3310 Jackson Road, Duncan – Iconic Fairburn Farm

3310 Jackson Road, Duncan B.C. – Fairburn Farm

Fairburn Farm was established by Mary and John Jackson in 1896. Widowed, with two sons, Edwin and Basil, Mary sought a purchaser for a portion of the farm. The purchaser, Charles Doering, a successful brewer from Vancouver and owner of the Hat Creek Ranch in the Cariboo, married Mary and developed Fairburn Farm as his hunting lodge with pheasants and grouse. Magnificent heads from larger animals from the Cariboo were displayed on walls. Fairburn was a successful dairy with Jersey cows and Mary ran the farm with farm managers, significantly the Mclean’s after Charles’ death in 1936. Mary died in Duncan in 1950 and son Edwin rented the property until Jack and Mollie Archer’s purchase in 1954.

Mollie and Jack pioneered the first organic cooperative in Canada growing vegetables and meat organically. After the dissolution of the cooperative Mollie pioneered Farm Vacations in British Columbia through the Department of Agriculture bringing families to enjoy a holiday on a working farm. Western Riding Stables was also a source of income on the farm with Darrel training as a farrier in Texas.

Following the retirement of his parents Darrel continued farming joined by Anthea in 1981. Together they raised a blended family of 6 children, operated a Guesthouse for 12 years offering three meals a day, this evolved into a Bed & Breakfast, also hosted craft workshops, seminars and reunions. Fairburn ran over 100 ewes and the lambs were butchered without stress and meat delivered to customers, over 5,000 seedlings was planted in a sustainable forest. Guests and students enjoyed the educational aspect of the natural and holistic farming methods in harmony with nature.

In 1998 research began into a farming venture to ensure continued economic as well as sustainable viability of Fairburn Farm into the next generation. In 2000 19 Bulgarian Murrah water buffalo were imported from Denmark however politics, NAFTA and US cattle lobbying intervened and the imported herd was destroyed in July 2002. The female calves were the basis of the Fairburn herd and the milk was sold under exclusive contract to Natural Pastures Cheese Company in Courtenay in January 2007. The inconsistent quality of cheese led to a loss of market share and milk production was cut by two thirds in January 2016. The youngest son and family moved to Quebec with a third of the herd where there is more demand for buffalo milk and a higher price is paid for litre. At the median age of 70 Darrel and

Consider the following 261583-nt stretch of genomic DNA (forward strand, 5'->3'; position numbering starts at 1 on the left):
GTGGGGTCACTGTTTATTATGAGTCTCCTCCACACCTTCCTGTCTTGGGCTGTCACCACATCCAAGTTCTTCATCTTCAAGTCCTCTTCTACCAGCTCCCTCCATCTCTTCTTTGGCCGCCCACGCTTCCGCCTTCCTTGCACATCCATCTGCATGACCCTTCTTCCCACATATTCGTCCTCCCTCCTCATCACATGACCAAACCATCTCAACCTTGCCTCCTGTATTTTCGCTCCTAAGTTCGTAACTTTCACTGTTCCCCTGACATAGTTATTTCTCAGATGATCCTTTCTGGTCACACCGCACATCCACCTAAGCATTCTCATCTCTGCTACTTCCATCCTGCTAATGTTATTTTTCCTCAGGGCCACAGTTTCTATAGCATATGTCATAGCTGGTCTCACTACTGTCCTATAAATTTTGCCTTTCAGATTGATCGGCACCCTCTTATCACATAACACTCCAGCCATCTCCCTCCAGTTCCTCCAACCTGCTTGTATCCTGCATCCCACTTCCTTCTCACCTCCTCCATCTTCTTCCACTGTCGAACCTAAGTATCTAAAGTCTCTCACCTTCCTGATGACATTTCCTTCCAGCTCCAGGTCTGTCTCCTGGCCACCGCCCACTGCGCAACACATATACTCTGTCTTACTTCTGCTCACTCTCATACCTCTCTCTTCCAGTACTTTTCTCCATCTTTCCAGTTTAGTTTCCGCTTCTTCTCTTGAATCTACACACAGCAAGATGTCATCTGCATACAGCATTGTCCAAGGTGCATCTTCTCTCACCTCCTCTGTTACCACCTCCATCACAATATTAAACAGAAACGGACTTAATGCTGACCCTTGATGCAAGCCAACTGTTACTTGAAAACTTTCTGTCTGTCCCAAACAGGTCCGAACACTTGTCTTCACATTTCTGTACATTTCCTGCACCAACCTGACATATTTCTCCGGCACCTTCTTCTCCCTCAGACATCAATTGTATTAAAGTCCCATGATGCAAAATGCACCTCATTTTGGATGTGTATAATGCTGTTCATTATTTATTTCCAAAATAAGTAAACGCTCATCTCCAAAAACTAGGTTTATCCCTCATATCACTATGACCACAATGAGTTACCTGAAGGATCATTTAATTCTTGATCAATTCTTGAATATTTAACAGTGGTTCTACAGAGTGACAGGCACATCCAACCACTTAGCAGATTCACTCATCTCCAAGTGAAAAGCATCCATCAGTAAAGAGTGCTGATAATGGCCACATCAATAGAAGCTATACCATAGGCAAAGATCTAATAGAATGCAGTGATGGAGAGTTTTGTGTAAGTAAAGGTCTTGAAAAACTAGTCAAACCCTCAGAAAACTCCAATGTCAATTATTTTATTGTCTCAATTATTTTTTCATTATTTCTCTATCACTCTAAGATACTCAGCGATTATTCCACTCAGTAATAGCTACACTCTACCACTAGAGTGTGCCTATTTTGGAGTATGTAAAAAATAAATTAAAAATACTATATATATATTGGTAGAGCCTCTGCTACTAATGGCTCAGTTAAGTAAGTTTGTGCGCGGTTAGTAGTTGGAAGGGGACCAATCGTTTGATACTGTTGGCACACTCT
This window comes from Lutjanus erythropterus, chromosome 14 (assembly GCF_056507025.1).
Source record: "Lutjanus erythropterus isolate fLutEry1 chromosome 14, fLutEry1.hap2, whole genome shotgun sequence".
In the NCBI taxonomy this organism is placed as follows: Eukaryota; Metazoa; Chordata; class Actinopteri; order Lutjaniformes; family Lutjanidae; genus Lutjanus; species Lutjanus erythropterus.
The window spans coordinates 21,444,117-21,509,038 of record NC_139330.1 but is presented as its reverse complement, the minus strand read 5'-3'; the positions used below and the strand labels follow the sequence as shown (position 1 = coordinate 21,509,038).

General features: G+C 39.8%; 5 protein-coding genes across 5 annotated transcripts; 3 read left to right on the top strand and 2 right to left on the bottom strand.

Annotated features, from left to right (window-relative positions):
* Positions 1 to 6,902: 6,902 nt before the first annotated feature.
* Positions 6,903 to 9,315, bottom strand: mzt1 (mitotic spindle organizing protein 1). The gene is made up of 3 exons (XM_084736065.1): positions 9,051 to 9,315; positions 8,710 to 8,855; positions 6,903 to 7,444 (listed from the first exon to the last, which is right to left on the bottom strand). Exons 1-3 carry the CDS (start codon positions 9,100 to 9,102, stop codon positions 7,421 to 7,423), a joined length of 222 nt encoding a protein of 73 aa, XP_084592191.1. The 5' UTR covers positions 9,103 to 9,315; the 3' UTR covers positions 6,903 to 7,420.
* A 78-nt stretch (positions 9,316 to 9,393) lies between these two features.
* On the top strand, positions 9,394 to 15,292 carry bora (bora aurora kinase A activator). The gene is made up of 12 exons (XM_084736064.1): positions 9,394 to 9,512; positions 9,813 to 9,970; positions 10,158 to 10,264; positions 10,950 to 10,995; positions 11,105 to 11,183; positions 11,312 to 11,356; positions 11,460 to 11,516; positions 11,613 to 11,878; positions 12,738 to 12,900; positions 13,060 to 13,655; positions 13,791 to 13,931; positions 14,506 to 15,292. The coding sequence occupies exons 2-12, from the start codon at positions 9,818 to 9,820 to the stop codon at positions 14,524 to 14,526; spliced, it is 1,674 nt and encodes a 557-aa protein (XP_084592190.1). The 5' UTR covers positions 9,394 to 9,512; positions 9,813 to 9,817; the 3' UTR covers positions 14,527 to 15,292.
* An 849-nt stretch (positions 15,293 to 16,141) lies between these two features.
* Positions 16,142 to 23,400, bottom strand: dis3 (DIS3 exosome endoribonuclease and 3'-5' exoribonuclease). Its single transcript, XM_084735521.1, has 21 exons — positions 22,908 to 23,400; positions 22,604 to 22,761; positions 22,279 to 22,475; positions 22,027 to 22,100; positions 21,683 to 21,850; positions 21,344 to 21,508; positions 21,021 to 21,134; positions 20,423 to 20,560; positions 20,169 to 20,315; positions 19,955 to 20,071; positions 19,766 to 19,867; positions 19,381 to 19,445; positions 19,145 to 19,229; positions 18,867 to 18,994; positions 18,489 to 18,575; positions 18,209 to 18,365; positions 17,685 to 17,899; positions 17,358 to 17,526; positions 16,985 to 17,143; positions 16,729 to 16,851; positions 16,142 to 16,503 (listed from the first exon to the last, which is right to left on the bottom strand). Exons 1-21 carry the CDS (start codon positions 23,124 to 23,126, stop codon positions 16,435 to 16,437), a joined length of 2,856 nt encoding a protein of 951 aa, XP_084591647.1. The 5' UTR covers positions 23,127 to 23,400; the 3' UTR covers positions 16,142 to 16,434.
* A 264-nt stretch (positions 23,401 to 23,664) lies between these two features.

Anthea need a quiet retirement and the decision was made reluctantly to sell Fairburn.

Fairburn Farm is an idyllic location, southern exposure, surrounded by new growth forest land set against the Koksilah Ridge of mountains west towards lake  Cowichan. Kelvin Creek meanders for a mile through the property with a bridge to the other side. Hiking trails abound and the Trans Canada Trail is a quarter of a mile from the boundary. There are 45 acres of irrigated fields, 20 acres of rough pasture on either side of the creek, three houses, a cottage plus heritage and modern barns covering 10 acres, the remainder is creek, riparian zone and forested land comprising 127 acres. The adjoining 3 acres, with house and annex, fronting Jackson Road, is owned by family members but not currently on the market.

Business opportunities include the current Bed and Breakfast operated by a charming hospitable family, water buffalo dairy supplying milk to Natural Pastures and potential for a cottage industry cheese plant supplying fresh cheeses and dairy products including milk and ice cream to discerning health conscious consumers locally and into Victoria with growth beyond. The Cowichan Valley is a mecca for local food production with small scale producers and renowned restaurants some tucked away but always popular.